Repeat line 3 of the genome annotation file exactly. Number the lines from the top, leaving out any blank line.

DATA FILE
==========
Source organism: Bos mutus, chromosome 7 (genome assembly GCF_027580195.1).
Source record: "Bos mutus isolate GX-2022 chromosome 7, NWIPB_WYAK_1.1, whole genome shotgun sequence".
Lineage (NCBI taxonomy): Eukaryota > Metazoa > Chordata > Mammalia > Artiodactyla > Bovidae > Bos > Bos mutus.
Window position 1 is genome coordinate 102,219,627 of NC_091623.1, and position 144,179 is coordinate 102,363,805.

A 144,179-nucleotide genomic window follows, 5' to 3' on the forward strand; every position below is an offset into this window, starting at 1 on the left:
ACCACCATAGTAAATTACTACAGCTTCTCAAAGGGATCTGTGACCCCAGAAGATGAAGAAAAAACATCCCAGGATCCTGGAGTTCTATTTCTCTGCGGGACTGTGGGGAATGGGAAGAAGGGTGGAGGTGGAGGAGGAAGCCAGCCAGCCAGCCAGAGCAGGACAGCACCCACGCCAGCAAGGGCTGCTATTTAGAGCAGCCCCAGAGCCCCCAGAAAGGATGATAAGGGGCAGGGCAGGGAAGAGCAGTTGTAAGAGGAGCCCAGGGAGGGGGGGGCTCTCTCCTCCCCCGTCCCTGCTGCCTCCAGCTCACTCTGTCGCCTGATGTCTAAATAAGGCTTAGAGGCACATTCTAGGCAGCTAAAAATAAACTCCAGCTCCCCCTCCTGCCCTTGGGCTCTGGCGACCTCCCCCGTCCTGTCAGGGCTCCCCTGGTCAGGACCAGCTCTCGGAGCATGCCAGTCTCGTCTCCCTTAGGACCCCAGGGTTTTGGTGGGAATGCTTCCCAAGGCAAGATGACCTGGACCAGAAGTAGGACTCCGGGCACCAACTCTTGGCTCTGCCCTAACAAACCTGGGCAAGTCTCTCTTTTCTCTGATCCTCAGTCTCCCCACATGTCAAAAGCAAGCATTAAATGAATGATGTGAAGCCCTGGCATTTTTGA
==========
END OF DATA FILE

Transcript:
Lineage (NCBI taxonomy): Eukaryota > Metazoa > Chordata > Mammalia > Artiodactyla > Bovidae > Bos > Bos mutus.